Ultimately, the transformative measures described above are best driven through trial and experimentation. They must, of course, be informed by targeted research and development, but they will remain ineffectual without on-the-ground learning opportunities from actual investment. Had Europe only fostered research and development in aerodynamics and airplane technology, this sector would not have become a mainstay of the European economy. By building the Airbus family of planes, however, Europe became (and has remained) one of the leaders in airplane technology. In the years to come, similar developments are possible in the domain of sustainable development and technology, but only if fomented by the spirit of experimentation. Given its dynamism before the financial crisis, Eastern Europe can and should push forward with this strategy.

Admittedly, significant challenges remain, even if investment incentives are aligned to encourage sustainable development. To start, the fragmented and relatively weak environmental ministries of Eastern Europe must be strengthened through establishment of a single and coherent governance framework.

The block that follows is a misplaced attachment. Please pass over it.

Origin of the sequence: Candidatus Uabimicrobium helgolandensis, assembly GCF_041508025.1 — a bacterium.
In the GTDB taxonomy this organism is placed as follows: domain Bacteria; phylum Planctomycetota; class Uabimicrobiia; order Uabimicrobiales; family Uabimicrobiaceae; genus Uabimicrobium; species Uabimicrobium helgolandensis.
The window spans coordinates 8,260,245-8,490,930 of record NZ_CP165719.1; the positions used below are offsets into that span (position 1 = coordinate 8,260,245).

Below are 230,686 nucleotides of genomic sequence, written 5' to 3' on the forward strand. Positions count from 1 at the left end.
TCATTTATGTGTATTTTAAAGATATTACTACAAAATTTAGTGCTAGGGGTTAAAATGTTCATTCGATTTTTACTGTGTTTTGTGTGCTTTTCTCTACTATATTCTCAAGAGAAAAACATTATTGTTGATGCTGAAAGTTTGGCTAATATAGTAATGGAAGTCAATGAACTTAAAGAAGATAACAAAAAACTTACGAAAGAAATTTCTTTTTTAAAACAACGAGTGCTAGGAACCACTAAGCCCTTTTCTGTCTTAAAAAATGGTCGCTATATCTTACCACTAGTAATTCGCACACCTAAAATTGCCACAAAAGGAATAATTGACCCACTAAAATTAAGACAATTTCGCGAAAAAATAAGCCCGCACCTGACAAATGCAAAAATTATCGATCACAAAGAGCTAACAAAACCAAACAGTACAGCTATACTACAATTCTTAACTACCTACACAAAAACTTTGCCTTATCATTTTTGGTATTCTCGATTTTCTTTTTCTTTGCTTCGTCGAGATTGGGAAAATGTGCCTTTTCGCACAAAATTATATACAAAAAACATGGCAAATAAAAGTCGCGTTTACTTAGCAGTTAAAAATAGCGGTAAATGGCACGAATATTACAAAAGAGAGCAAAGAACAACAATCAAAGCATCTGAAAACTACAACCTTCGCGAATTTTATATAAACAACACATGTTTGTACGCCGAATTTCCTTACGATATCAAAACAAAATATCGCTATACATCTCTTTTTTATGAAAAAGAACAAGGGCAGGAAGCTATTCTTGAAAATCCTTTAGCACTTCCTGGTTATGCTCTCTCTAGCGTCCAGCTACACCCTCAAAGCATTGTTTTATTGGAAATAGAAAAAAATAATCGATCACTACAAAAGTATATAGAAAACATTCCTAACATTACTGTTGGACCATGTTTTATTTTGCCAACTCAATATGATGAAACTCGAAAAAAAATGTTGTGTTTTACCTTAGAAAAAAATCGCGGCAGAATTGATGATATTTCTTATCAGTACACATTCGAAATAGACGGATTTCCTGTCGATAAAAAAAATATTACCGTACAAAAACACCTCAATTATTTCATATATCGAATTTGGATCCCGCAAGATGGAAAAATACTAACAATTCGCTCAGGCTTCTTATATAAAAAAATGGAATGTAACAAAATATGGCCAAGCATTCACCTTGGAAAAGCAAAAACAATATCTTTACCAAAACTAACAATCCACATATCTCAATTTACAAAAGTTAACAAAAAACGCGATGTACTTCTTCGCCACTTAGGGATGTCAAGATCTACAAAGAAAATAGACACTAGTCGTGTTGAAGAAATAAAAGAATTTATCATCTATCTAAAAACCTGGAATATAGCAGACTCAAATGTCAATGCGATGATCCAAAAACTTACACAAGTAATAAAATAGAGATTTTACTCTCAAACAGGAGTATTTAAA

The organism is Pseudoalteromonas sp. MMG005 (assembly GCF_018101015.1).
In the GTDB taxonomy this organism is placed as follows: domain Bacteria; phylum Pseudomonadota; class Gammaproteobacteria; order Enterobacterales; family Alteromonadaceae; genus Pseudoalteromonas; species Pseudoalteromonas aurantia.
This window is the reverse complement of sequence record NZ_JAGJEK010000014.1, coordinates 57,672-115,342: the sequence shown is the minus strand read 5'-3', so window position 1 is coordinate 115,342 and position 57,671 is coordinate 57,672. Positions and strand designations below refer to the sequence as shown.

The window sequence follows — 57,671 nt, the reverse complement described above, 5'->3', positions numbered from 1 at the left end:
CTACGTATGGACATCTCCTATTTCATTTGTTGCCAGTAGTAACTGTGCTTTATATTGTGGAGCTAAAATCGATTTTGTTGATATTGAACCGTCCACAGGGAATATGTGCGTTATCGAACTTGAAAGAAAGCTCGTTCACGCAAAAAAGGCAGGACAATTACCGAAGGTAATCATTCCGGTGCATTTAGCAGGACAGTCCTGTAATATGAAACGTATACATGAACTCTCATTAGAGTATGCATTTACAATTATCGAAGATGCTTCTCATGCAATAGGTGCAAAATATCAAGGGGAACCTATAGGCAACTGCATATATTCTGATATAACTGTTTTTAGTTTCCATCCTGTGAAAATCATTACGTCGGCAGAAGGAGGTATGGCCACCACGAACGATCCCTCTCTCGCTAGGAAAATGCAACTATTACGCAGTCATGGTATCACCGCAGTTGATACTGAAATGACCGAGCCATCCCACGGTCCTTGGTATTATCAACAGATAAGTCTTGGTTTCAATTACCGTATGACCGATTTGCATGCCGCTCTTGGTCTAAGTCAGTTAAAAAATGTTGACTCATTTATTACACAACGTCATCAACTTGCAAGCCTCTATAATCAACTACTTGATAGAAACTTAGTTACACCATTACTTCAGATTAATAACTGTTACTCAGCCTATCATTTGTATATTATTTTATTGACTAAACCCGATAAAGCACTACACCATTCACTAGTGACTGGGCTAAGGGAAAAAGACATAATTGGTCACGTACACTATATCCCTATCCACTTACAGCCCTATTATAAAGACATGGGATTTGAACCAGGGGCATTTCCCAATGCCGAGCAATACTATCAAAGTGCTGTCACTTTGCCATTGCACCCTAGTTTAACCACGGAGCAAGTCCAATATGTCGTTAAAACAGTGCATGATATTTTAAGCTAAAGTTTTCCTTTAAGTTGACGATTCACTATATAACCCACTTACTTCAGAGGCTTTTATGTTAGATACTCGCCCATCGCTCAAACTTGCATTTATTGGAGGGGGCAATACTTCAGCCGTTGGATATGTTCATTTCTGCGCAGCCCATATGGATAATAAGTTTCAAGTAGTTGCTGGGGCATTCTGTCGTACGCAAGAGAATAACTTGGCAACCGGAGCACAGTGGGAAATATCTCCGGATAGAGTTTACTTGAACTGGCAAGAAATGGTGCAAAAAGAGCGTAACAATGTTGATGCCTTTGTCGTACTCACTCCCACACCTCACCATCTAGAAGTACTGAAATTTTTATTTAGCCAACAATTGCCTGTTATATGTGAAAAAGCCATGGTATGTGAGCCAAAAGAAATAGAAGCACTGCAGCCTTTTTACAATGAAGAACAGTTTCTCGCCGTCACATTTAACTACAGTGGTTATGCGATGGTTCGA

Concerted efforts to green the economy must also be paralleled with solid job creation. This is a difficult undertaking. While green jobs are straightforward in theory—invest in sustainability technologies, create jobs—this interaction is more complicated in practice. Increased economic competitiveness goes hand-in-hand with increased productivity; and, unless precautionary policies are set in place, increased productivity can ultimately drive down employment rates. As employment and productivity in much of Eastern Europe are already very low, the region faces the delicate challenge of raising productivity while also increasing employment. In the context of the EU Lisbon strategy, which aims to make the EU the “most competitive and dynamic knowledge-based economy in the world capable of sustainable economic growth with more and better jobs and greater social cohesion,”7 walking this balance could prove difficult.8 Even during the years before the financial crisis—years of relative economic improvement in the region—there was little visible effect on job creation.9